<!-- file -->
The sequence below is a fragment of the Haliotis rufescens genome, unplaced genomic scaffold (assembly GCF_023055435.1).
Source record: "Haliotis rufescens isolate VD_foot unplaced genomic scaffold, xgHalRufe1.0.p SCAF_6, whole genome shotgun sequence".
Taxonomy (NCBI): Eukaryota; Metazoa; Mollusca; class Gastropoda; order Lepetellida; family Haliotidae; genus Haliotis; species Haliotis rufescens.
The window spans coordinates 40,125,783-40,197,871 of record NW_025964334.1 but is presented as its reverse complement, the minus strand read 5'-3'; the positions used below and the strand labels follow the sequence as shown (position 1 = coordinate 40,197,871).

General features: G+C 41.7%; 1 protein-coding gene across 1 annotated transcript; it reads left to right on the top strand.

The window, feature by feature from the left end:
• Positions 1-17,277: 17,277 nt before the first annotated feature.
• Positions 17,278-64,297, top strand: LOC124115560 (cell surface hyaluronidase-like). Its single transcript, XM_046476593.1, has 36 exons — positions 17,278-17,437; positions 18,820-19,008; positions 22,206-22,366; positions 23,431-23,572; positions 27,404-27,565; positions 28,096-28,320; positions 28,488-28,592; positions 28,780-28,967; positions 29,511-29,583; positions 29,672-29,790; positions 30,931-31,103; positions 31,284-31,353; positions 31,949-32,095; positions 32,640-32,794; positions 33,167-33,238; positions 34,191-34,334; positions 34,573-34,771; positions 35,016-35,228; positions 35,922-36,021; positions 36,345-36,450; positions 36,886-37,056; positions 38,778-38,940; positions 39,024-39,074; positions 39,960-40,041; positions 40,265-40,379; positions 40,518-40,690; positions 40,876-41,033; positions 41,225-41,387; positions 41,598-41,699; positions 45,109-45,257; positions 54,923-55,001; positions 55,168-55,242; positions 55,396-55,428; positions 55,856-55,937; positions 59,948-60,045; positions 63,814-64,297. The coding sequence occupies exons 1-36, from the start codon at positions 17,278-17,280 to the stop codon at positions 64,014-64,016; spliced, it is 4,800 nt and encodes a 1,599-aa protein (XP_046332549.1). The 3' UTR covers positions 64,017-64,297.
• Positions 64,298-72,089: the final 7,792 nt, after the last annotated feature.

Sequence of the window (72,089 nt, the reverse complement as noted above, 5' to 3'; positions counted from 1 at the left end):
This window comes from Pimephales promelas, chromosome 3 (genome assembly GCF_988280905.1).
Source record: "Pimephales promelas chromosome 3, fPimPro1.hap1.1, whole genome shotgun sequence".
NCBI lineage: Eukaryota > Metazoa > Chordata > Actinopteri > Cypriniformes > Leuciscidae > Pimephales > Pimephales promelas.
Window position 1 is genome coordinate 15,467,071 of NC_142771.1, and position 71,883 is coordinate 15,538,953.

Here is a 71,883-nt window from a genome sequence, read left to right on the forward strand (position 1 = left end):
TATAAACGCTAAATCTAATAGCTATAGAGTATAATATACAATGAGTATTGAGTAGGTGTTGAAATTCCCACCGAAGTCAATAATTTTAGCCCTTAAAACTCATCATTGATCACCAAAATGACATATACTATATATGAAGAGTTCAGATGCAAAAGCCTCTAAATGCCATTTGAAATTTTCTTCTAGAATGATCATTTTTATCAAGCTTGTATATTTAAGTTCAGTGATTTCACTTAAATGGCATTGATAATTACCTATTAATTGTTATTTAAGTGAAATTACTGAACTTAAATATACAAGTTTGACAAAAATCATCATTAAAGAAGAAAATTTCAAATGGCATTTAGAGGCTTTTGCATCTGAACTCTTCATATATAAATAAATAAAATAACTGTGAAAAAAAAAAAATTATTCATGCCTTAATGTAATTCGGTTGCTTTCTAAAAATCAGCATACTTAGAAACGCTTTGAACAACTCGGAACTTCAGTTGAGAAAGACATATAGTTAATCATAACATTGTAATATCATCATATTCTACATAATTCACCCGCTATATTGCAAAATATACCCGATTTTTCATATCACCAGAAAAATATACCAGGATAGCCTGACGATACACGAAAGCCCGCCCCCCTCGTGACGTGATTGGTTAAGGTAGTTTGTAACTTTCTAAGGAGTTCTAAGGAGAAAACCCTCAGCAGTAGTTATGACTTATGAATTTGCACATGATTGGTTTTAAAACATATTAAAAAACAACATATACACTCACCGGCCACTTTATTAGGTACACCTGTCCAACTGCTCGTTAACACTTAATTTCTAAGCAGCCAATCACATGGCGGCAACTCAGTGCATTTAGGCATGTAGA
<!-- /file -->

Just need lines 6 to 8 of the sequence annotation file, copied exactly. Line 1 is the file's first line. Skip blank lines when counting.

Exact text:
The window, feature by feature from the left end:
• Positions 1-17,277: 17,277 nt before the first annotated feature.
• Positions 17,278-64,297, top strand: LOC124115560 (cell surface hyaluronidase-like). Its single transcript, XM_046476593.1, has 36 exons — positions 17,278-17,437; positions 18,820-19,008; positions 22,206-22,366; positions 23,431-23,572; positions 27,404-27,565; positions 28,096-28,320; positions 28,488-28,592; positions 28,780-28,967; positions 29,511-29,583; positions 29,672-29,790; positions 30,931-31,103; positions 31,284-31,353; positions 31,949-32,095; positions 32,640-32,794; positions 33,167-33,238; positions 34,191-34,334; positions 34,573-34,771; positions 35,016-35,228; positions 35,922-36,021; positions 36,345-36,450; positions 36,886-37,056; positions 38,778-38,940; positions 39,024-39,074; positions 39,960-40,041; positions 40,265-40,379; positions 40,518-40,690; positions 40,876-41,033; positions 41,225-41,387; positions 41,598-41,699; positions 45,109-45,257; positions 54,923-55,001; positions 55,168-55,242; positions 55,396-55,428; positions 55,856-55,937; positions 59,948-60,045; positions 63,814-64,297. The coding sequence occupies exons 1-36, from the start codon at positions 17,278-17,280 to the stop codon at positions 64,014-64,016; spliced, it is 4,800 nt and encodes a 1,599-aa protein (XP_046332549.1). The 3' UTR covers positions 64,017-64,297.